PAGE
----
False promises and pretenses
Promises were made by the new owners to invest in the club and look to get back to the EPL. However, investment in the squad was drip fed. Paul Cook continuing to look to the loan market to identify up and coming players to ensure the club staved off relegation in the 2018-19 season.
This season has seen more rumblings in the boardroom and the announcement on June 4th was no surprise. Covid-19 and lack of gate receipts. IEC wanted out. Wigan were sold from one Hong Kong-based company to another, both of which were majority-owned by professional poker player, Stanley Choi. It is sounding a little suspect isn’t it?
On July 1st, the bizarre twist came as the ‘new owners’ refused to invest money into the club. Administration. Cue Gerald Krasner looking for potential new investors on BBC, BT Sports and Sky Sports News? It sounded like a comic relief address to the sporting public.
It is a disaster for the club particularly Paul Cook and the squad whose form has been superb in recent weeks. 50 points and standing in fourteenth place in the league. 12 points deduction and Wigan Athletic are looking at a grim relegation battle.
EFL – Where are you?
So many questions on this controversial sell off of the club. The administrators smell a rat. The fact that the EFL have ratified the deal that a club can be moved from one organization to another controlled by the same individual but EFL have turned the other way. One month later, administration. When you consider how they dealt with Bury, what happened with governance in this situation?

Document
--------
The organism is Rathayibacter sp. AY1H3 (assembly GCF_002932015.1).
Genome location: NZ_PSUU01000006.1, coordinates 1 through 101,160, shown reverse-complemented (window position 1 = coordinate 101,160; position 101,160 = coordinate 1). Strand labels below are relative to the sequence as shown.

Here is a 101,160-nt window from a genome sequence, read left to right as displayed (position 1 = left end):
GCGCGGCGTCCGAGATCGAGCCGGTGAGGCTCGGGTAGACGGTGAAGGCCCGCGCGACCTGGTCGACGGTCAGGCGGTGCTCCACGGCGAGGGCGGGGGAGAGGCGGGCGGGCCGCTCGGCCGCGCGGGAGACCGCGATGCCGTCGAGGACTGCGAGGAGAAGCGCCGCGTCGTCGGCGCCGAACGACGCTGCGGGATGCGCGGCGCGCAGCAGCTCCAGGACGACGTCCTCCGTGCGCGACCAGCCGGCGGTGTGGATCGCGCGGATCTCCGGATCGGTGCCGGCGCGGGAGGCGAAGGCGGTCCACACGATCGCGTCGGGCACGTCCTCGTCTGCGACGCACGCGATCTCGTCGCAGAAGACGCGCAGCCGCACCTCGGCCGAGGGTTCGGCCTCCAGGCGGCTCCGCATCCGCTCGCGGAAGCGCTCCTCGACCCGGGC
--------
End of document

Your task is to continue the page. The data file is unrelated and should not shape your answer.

What is even more galling is the video that has emerged of EFL Chairman Rick Parry speculating that Philippines betting syndicates are plumping for a Wigan Athletic relegation from the division. The video is rumor mill stuff but it does little for the EFL administrators who if they knew about this betting scheme should have run the rule further on the ownership change.
How the EFL handled the Covid-19 situation by turning the decision making to the clubs was a disgrace. This Wigan Athletic financial deal is an embarrassment. EFL have been caught sleeping on the governance of their own league. Heads should roll.
Turbulent times at Wigan Athletic
Wigan Athletic face a very very uncertain future. The mess of this financial deal has the ability to completely erase the hard work and investment of Dave Whelan, managers, players and backroom staff for twenty-three years. Paul Cook and squad will look to win out as many fixtures this season and hope it is enough to escape the drop but the club governance is in disrepute.
Bury were given their marching order early this season. Wigan Athletic on the brink. Are you telling me that there are not a host of other clubs that are on the brink? EFL’s credibility and their decision making when it comes to club ownership should be front and center here. The media outlets may turn a blind eye here with the playoffs and end of the regular season but expect more financial woes for clubs up and down in England as soon as this season is in the books. Worrying times. Concerning times.